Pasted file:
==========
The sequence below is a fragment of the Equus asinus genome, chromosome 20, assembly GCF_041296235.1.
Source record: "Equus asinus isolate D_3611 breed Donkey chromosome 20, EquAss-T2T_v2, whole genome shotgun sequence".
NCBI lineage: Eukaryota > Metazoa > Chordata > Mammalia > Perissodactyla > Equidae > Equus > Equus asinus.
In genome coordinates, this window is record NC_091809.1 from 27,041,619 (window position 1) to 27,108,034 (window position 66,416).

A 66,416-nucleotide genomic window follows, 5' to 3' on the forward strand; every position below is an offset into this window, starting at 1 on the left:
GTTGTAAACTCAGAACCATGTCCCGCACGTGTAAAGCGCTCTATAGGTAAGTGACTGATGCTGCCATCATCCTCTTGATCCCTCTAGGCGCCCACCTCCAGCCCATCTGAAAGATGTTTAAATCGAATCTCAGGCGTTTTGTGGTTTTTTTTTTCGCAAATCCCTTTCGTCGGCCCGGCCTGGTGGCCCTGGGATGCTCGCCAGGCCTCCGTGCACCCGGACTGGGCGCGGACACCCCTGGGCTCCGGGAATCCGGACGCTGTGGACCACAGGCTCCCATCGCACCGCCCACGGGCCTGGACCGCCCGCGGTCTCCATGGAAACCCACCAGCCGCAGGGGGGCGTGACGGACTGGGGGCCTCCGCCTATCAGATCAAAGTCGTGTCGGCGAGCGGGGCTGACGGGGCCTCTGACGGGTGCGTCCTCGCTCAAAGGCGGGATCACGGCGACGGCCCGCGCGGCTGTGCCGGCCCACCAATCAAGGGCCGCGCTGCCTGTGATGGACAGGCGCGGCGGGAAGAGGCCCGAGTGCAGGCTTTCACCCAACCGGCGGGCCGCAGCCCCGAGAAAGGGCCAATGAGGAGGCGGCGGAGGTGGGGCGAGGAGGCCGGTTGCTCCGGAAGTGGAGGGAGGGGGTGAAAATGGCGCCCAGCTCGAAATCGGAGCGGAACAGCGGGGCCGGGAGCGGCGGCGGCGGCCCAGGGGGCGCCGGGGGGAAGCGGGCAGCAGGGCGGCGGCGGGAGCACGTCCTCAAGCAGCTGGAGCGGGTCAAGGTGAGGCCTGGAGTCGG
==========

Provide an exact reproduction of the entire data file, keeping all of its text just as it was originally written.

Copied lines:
The sequence below is a fragment of the Equus asinus genome, chromosome 20, assembly GCF_041296235.1.
Source record: "Equus asinus isolate D_3611 breed Donkey chromosome 20, EquAss-T2T_v2, whole genome shotgun sequence".
NCBI lineage: Eukaryota > Metazoa > Chordata > Mammalia > Perissodactyla > Equidae > Equus > Equus asinus.
In genome coordinates, this window is record NC_091809.1 from 27,041,619 (window position 1) to 27,108,034 (window position 66,416).

A 66,416-nucleotide genomic window follows, 5' to 3' on the forward strand; every position below is an offset into this window, starting at 1 on the left:
GTTGTAAACTCAGAACCATGTCCCGCACGTGTAAAGCGCTCTATAGGTAAGTGACTGATGCTGCCATCATCCTCTTGATCCCTCTAGGCGCCCACCTCCAGCCCATCTGAAAGATGTTTAAATCGAATCTCAGGCGTTTTGTGGTTTTTTTTTTCGCAAATCCCTTTCGTCGGCCCGGCCTGGTGGCCCTGGGATGCTCGCCAGGCCTCCGTGCACCCGGACTGGGCGCGGACACCCCTGGGCTCCGGGAATCCGGACGCTGTGGACCACAGGCTCCCATCGCACCGCCCACGGGCCTGGACCGCCCGCGGTCTCCATGGAAACCCACCAGCCGCAGGGGGGCGTGACGGACTGGGGGCCTCCGCCTATCAGATCAAAGTCGTGTCGGCGAGCGGGGCTGACGGGGCCTCTGACGGGTGCGTCCTCGCTCAAAGGCGGGATCACGGCGACGGCCCGCGCGGCTGTGCCGGCCCACCAATCAAGGGCCGCGCTGCCTGTGATGGACAGGCGCGGCGGGAAGAGGCCCGAGTGCAGGCTTTCACCCAACCGGCGGGCCGCAGCCCCGAGAAAGGGCCAATGAGGAGGCGGCGGAGGTGGGGCGAGGAGGCCGGTTGCTCCGGAAGTGGAGGGAGGGGGTGAAAATGGCGCCCAGCTCGAAATCGGAGCGGAACAGCGGGGCCGGGAGCGGCGGCGGCGGCCCAGGGGGCGCCGGGGGGAAGCGGGCAGCAGGGCGGCGGCGGGAGCACGTCCTCAAGCAGCTGGAGCGGGTCAAGGTGAGGCCTGGAGTCGG